Babylonian and Assyrian Literature eBook

This eBook from the Gutenberg Project consists of approximately 283 pages of information about Babylonian and Assyrian Literature.

ASSYRIAN SACRED POETRY

A PRAYER FOR THE KING

1 “Length of days 2 long lasting years 3 a strong sword 4 a long life 5 extended years of glory 6 pre-eminence among Kings 7 grant ye to the King my Lord, 8 who has given such gifts 9 to his gods! 10 The bounds vast and wide 11 of his Empire 12 and of his Rule, 13 may he enlarge and may he complete! 14 Holding over all Kings supremacy 15 and royalty and empire 16 may he attain to gray hairs 17 and old age! 18 And after the life of these days, 19 in the feasts of the silver mountain,[2] the heavenly Courts 20 the abodes of blessedness:  21 and in the Light 22 of the Happy Fields, 23 may he dwell a life 24 eternal, holy 25 in the presence 26 of the gods 27 who inhabit Assyria!”

[Footnote 1:  From the “Trans.  Soc.  Bib.  Arch.,” vol. i. p. 107.  The original is in “Cuneiform Inscriptions of Western Asia,” vol. iii. pl. 66.]

[Footnote 2:  The Assyrian Olympus.  The epithet “silver” was doubtless suggested by some snowy inaccessible peak, the supposed dwelling-place of the gods.]

SHORT PRAYER FOR THE SOUL OF A DYING MAN [Footnote:  “Trans.  Soc.  Bib.  Arch.,” vol. ii. p. 20.]

1 Like a bird may it fly to a lofty place! 2 To the holy hands of its god, may it ascend!

THE DEATH OF A RIGHTEOUS MAN [Footnote:  Ibid., vol. ii. p. 31.]

1 Bind the sick man to Heaven, for from the Earth he is
    being torn away!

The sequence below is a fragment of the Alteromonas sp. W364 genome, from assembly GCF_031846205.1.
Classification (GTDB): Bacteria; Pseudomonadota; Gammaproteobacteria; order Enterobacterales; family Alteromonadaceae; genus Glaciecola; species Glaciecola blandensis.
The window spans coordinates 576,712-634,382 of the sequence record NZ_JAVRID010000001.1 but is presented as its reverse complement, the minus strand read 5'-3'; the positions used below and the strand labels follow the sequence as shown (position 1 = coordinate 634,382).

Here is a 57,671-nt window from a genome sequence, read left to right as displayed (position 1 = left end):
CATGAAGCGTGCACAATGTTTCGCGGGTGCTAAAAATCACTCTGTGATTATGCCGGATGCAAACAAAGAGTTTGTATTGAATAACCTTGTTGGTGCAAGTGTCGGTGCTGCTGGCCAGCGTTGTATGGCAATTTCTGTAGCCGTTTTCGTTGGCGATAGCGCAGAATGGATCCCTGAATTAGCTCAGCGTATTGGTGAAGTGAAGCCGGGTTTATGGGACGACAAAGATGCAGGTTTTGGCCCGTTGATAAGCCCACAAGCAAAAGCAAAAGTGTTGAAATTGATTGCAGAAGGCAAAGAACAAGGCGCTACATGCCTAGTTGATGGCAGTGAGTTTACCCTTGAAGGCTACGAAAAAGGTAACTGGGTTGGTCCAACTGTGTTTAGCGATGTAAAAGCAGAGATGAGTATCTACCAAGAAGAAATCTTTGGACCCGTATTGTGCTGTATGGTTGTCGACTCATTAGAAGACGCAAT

2 Of the brave man who was so strong, his strength has departed. 3 Of the righteous servant, the force does not return. 4 In his bodily frame he lies dangerously ill. 5 But Ishtar, who in her dwelling is grieved concerning him 6 descends from her mountain, unvisited of men. 7 To the door of the sick man she comes. 8 The sick man listens! 9 Who is there?  Who comes? 10 It is Ishtar daughter of the Moon-god Sin:  11 It is the god (...) Son of Bel:  12 It is Marduk, Son of the god (...). 13 They approach the body of the sick man. 
    (The next line, 14, is nearly destroyed.)
15 They bring a khisibta[1] from the heavenly treasury. 16 They bring a sisbu from their lofty storehouse:  17 into the precious khisibta they pour bright liquor. 18 That righteous man, may he now rise on high! 19 May he shine like that khisibta! 20 May he be bright as that sisbu! 21 Like pure silver may his garment be shining white! 22 Like brass may he be radiant! 23 To the Sun, greatest of the gods, may he ascend! 24 And may the Sun, greatest of the gods, receive his soul
    into his holy hands![2]

[Footnote 1:  Probably a cup or drinking-vessel.]

[Footnote 2:  There is a fine inscription not yet fully translated, describing the soul in heaven, clothed in a white radiant garment, seated in the company of the blessed, and fed by the gods themselves with celestial food.]

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Babylonian and Assyrian Literature from Project Gutenberg. Public domain.
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